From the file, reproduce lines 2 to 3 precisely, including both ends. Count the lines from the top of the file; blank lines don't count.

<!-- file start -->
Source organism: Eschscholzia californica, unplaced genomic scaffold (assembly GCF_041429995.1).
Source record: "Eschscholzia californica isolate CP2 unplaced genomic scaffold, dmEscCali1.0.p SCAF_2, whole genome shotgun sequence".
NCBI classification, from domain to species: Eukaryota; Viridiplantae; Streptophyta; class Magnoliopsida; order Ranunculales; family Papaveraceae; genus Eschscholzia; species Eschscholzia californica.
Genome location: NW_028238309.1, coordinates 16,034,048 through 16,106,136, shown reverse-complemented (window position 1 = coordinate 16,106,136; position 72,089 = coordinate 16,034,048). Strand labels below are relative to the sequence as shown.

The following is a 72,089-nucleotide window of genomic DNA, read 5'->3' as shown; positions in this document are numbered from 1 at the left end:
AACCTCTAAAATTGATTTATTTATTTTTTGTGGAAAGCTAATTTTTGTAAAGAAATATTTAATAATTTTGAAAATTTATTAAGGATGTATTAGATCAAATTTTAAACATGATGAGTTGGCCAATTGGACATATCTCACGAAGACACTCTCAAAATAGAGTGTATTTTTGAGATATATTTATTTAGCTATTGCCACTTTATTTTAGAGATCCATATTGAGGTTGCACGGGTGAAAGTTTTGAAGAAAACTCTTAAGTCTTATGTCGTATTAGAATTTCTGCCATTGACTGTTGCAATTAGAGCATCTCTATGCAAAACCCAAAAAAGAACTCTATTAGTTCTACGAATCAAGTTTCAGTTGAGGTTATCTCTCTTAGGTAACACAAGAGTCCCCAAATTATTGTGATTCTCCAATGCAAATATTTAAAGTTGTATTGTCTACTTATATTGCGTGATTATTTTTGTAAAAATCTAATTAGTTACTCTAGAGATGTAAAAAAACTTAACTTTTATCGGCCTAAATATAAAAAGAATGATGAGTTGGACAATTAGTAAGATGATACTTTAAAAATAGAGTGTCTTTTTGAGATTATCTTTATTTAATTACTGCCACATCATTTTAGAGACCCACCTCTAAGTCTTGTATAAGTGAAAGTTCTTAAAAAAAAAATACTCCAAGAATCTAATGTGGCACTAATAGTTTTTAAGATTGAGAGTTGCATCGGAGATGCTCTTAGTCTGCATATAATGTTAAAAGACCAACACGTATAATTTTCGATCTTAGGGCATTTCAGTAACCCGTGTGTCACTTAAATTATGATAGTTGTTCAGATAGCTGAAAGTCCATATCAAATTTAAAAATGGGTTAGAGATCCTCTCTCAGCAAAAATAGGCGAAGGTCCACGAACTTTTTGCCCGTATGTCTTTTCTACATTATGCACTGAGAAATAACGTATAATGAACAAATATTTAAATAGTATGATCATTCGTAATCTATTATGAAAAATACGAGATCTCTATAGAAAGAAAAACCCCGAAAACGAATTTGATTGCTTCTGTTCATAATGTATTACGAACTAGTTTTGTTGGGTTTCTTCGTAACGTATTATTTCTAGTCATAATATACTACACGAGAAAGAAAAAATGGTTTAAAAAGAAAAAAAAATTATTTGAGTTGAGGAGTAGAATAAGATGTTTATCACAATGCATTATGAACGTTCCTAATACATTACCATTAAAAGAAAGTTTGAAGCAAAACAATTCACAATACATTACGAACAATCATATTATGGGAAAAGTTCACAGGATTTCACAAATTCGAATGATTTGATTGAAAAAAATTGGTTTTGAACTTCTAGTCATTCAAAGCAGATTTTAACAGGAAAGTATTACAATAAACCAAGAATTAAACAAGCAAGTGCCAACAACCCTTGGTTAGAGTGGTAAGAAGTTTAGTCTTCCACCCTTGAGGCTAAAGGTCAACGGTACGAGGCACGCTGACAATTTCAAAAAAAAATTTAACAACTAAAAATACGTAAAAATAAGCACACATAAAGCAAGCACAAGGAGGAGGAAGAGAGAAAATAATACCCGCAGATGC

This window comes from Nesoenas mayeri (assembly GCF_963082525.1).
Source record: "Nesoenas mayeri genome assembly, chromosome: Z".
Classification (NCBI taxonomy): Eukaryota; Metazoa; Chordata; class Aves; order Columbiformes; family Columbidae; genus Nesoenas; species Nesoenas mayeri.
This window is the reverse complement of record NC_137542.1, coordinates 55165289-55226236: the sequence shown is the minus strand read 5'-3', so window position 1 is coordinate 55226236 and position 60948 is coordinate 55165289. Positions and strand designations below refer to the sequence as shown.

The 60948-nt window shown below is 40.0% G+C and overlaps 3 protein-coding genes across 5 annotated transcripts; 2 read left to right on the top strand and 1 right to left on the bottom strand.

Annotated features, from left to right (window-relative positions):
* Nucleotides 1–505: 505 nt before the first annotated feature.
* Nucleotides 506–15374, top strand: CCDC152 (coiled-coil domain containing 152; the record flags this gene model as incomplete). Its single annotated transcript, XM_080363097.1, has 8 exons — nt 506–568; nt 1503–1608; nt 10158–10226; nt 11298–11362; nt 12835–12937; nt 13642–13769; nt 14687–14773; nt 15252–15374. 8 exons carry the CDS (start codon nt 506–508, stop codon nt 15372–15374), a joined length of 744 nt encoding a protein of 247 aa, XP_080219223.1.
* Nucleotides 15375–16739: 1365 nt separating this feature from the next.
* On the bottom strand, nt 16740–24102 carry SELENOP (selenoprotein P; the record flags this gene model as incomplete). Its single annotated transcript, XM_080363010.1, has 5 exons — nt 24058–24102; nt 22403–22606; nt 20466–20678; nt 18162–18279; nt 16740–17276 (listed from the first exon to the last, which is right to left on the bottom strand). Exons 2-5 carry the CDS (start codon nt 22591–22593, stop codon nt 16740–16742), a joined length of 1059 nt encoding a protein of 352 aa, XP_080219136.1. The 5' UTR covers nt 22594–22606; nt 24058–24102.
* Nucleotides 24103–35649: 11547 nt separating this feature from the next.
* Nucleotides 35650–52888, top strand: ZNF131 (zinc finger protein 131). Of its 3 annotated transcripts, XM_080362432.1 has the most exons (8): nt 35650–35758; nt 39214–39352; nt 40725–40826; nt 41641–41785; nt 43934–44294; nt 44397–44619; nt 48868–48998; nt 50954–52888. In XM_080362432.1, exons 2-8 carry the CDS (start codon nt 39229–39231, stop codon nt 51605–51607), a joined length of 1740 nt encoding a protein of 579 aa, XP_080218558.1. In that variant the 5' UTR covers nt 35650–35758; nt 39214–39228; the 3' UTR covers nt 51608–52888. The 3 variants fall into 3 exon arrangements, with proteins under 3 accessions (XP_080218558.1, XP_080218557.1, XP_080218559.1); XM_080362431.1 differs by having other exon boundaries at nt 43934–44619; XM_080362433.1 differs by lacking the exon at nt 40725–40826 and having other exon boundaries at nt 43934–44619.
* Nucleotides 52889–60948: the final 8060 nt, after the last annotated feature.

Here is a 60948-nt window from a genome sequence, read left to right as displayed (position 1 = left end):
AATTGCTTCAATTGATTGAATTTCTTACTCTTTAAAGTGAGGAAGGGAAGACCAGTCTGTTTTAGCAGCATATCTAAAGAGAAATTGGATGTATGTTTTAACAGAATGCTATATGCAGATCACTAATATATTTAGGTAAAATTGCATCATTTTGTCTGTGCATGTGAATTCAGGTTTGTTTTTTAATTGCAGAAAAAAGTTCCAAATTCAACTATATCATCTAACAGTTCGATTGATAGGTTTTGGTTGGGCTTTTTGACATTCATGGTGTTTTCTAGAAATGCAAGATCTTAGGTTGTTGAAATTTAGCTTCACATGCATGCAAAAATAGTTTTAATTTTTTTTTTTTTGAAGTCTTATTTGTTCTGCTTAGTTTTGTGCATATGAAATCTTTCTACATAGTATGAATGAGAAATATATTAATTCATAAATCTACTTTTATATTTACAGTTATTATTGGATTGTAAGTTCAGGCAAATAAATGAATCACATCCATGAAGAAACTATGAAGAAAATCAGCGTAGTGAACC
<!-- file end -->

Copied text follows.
Source record: "Eschscholzia californica isolate CP2 unplaced genomic scaffold, dmEscCali1.0.p SCAF_2, whole genome shotgun sequence".
NCBI classification, from domain to species: Eukaryota; Viridiplantae; Streptophyta; class Magnoliopsida; order Ranunculales; family Papaveraceae; genus Eschscholzia; species Eschscholzia californica.